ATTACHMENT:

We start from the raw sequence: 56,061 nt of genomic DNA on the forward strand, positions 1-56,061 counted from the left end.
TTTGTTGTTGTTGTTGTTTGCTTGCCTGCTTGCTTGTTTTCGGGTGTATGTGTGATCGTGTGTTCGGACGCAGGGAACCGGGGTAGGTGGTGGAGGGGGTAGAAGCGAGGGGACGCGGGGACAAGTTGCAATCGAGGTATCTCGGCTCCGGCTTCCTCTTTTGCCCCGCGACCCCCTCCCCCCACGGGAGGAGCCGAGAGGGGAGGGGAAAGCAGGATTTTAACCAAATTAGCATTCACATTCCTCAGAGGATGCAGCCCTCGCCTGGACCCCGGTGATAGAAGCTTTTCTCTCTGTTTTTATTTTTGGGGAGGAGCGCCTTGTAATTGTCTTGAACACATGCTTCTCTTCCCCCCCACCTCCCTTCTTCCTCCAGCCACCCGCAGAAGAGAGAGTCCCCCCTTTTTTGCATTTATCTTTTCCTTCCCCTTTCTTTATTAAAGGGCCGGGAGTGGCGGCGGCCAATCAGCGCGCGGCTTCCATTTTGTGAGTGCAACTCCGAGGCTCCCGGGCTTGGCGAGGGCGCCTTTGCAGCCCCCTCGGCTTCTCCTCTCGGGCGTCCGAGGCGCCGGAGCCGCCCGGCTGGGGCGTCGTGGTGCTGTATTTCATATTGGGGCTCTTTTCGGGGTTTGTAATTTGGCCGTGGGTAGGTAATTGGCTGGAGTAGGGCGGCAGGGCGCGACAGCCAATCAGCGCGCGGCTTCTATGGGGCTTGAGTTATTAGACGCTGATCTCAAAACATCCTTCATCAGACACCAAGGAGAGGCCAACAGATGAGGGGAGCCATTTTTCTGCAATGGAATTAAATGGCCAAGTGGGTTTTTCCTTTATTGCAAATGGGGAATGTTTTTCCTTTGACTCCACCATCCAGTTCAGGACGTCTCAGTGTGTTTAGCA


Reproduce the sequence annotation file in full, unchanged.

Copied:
We start from the raw sequence: 56,061 nt of genomic DNA on the forward strand, positions 1-56,061 counted from the left end.
TTTGTTGTTGTTGTTGTTTGCTTGCCTGCTTGCTTGTTTTCGGGTGTATGTGTGATCGTGTGTTCGGACGCAGGGAACCGGGGTAGGTGGTGGAGGGGGTAGAAGCGAGGGGACGCGGGGACAAGTTGCAATCGAGGTATCTCGGCTCCGGCTTCCTCTTTTGCCCCGCGACCCCCTCCCCCCACGGGAGGAGCCGAGAGGGGAGGGGAAAGCAGGATTTTAACCAAATTAGCATTCACATTCCTCAGAGGATGCAGCCCTCGCCTGGACCCCGGTGATAGAAGCTTTTCTCTCTGTTTTTATTTTTGGGGAGGAGCGCCTTGTAATTGTCTTGAACACATGCTTCTCTTCCCCCCCACCTCCCTTCTTCCTCCAGCCACCCGCAGAAGAGAGAGTCCCCCCTTTTTTGCATTTATCTTTTCCTTCCCCTTTCTTTATTAAAGGGCCGGGAGTGGCGGCGGCCAATCAGCGCGCGGCTTCCATTTTGTGAGTGCAACTCCGAGGCTCCCGGGCTTGGCGAGGGCGCCTTTGCAGCCCCCTCGGCTTCTCCTCTCGGGCGTCCGAGGCGCCGGAGCCGCCCGGCTGGGGCGTCGTGGTGCTGTATTTCATATTGGGGCTCTTTTCGGGGTTTGTAATTTGGCCGTGGGTAGGTAATTGGCTGGAGTAGGGCGGCAGGGCGCGACAGCCAATCAGCGCGCGGCTTCTATGGGGCTTGAGTTATTAGACGCTGATCTCAAAACATCCTTCATCAGACACCAAGGAGAGGCCAACAGATGAGGGGAGCCATTTTTCTGCAATGGAATTAAATGGCCAAGTGGGTTTTTCCTTTATTGCAAATGGGGAATGTTTTTCCTTTGACTCCACCATCCAGTTCAGGACGTCTCAGTGTGTTTAGCA